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Ya Dong: Traditional Thai Moonshine with an Elegant Twist

China has baijiu and Korea has soju – now it's Thailand's turn with ya dong. The speakeasy-style Tep Bar in Bangkok's creative district puts a classy spin on Thailand's traditional liquor.

Five years ago, it would have been impossible to find a sophisticated Bangkokian tossing back a shot of ya dong, or Thai herbal moonshine. It costs just 30 cents a pop at shady liquor carts on street corners around the city, found in rows of cookie jars with questionable infusion recipes.

While its street version has long been enjoyed among Thai laborers, Tep Bar, a hip speakeasy in Bangkok’s creative district, has made their name for offering the upscale interpretation of this potent and uniquely Thai liquor.

ABOVE: Traditional ya dong set at Tep Bar.

Largely inspired by 17th-century Thailand, serving a ya dong lineup in a picturesque tray is part of their recreation of Siam’s golden era, when the herbal liquor was first recorded in writing.

Hundreds of years later, Thais still associate ya dong with masculinity; a quick sip is believed to enhance a gentleman’s performance in bed. When asking Tep Bar’s co-founder Rommaneeya Jayavasu about its magic, she simply says that even though ya dong was taken as a health supplement in the past, there’s no scientific proof of its benefit just beliefs that have been passed on from generation to the next.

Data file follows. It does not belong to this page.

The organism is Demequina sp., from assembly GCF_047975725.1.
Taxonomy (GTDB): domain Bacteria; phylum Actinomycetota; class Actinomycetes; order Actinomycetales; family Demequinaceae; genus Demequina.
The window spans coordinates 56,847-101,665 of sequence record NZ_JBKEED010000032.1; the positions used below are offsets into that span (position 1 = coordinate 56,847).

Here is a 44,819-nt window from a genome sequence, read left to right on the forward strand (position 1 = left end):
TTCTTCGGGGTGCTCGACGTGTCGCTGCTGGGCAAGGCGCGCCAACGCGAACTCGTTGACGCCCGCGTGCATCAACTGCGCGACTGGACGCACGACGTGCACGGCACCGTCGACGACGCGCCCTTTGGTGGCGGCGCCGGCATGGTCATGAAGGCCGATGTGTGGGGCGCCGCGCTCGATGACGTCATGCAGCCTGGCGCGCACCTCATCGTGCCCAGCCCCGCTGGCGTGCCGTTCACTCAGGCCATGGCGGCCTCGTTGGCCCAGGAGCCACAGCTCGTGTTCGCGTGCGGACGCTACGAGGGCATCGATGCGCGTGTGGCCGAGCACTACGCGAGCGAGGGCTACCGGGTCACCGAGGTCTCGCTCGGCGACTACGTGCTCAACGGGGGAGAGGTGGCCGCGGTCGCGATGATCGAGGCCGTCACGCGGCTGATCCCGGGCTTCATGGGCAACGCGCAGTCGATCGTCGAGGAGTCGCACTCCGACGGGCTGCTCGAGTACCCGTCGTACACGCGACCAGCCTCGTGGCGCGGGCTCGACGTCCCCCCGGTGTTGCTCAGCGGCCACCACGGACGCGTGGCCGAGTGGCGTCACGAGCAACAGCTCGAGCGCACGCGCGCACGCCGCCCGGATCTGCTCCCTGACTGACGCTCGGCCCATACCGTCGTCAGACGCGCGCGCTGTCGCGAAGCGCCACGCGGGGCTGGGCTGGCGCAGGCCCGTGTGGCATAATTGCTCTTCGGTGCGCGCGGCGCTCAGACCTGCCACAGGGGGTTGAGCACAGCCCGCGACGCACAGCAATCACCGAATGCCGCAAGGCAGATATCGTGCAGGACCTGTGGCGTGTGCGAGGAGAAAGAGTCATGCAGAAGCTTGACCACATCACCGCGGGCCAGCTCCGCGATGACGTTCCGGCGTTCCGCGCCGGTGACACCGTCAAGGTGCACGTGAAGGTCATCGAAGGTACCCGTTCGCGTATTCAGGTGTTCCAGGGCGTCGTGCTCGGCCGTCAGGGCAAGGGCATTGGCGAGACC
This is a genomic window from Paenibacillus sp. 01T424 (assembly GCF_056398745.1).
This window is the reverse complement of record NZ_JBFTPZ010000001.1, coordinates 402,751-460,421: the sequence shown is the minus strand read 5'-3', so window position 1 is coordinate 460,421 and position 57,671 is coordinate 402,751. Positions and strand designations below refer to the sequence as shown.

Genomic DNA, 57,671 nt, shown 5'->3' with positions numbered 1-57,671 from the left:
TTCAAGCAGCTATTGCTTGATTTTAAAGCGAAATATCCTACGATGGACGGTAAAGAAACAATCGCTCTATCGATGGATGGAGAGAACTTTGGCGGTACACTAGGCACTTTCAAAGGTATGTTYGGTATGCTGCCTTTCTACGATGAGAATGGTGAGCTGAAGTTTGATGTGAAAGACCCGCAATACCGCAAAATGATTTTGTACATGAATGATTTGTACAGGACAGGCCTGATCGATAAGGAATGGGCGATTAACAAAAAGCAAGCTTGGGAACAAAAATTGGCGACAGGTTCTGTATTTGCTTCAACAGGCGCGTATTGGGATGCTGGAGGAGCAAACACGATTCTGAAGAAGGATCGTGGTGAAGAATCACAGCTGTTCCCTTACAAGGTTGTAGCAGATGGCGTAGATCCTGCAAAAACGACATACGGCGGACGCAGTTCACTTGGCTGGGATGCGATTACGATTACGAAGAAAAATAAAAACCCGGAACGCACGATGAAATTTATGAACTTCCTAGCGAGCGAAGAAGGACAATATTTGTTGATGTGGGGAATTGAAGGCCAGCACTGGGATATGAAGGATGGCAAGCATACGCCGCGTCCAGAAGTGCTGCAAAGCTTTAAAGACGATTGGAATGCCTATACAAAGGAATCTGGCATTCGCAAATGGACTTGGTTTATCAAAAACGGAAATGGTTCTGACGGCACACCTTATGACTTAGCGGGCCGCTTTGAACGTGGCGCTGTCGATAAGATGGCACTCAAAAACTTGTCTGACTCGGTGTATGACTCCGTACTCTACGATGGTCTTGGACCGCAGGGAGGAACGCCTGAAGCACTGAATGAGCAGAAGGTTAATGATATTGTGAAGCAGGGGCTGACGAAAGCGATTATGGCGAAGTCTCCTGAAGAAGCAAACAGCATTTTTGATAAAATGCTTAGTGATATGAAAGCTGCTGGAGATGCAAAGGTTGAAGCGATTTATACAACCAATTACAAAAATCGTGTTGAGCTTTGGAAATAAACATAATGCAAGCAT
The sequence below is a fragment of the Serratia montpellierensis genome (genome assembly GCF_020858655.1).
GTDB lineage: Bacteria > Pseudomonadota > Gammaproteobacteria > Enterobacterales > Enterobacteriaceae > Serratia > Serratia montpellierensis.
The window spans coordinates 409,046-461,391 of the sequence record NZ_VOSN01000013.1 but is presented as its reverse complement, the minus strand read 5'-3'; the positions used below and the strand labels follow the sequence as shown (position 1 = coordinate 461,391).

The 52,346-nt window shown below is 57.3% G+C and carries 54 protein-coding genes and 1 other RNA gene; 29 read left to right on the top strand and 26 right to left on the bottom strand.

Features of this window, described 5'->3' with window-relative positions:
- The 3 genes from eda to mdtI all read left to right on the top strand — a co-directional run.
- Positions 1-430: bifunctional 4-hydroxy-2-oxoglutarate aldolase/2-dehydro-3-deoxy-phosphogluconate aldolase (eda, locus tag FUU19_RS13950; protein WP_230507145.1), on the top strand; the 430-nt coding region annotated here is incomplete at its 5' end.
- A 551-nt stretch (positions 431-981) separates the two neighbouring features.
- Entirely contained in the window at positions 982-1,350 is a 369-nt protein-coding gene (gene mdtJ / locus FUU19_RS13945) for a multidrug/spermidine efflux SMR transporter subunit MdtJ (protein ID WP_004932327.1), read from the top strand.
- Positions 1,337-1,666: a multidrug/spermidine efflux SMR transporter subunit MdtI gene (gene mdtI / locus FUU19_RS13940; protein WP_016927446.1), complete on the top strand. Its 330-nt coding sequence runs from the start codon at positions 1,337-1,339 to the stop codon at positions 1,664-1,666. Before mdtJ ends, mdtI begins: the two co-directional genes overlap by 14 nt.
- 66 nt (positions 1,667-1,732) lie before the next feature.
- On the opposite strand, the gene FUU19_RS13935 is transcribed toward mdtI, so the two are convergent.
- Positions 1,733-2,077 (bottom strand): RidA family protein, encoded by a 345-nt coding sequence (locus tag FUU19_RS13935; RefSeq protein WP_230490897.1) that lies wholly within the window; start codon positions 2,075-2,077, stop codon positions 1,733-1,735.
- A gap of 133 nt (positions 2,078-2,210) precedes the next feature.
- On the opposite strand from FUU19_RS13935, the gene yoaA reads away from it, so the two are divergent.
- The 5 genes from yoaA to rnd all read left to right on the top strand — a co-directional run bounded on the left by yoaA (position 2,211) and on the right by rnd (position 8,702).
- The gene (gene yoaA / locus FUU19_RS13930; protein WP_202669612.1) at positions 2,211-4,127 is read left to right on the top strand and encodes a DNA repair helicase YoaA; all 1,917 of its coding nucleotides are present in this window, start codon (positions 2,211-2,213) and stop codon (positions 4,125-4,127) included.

“Each recipe is different because of the herbs they put in,” Rommaneeya explained as we took a shot of Seven Eleven, a black ginger-based moonshine alleged to boost sexual prowess.

ABOVE: Rommaneeya Jayavasu of Tep Bar.

As ya dong is mainly composed of rice spirits and honey, the booze is pretty easy to swallow. Just like in the old days, you drink ya dong like a shot and chase it with fruit. Tep Bar’s set of three ya dong shots comes with a small glass of pandan-infused water (as a traditional chaser) and picked olives and mangos to cleanse the palate between each shot.

Next up was Lion King, a shot of Himalayan cherry ya dong to boost strength, and Pussy Whipped, barbed grass drink to reinvigorate the lady parts.

ABOVE: Songkran, a Mojito-inspired ya dong cocktail.

After finishing all three shots, Rommaneeya agreed, “They’re all delicious, and just slightly different.” To describe the experience, ya dong tastes just like good old rice whiskey, with an herbal aftertaste. It definitely leaves the stomach warm and the head fuzzy.

If three liquor shots with dinner are little too much to handle, Songkran, a Mojito-inspired ya dong cocktail, is a refreshing alternative.  

According to Rommaneeya, it’s been told that, in the past, how one drank ya dong said about their social status. While a wealthy Thai took a shot with pickled fruit, the others made do with star gooseberries and edible leaves found in their yards.

Ya dong supposedly became the swill of the working class, after the upper class turned to fancy bottles of imported booze. Rommaneeya described the age-old infusion as a gem that returned to Thai drinking culture just in time.

“We do have great stuff. It’s a hidden gem,” she said of ya dong. As for Tep Bar, the co-founder said that she wanted it to become a destination to experience Thainess. “I wanted to create something that Thais can be proud of.” A word of advice: If you decide to spend a night at Tep Bar, it would be wise not to make important plans in the next morning.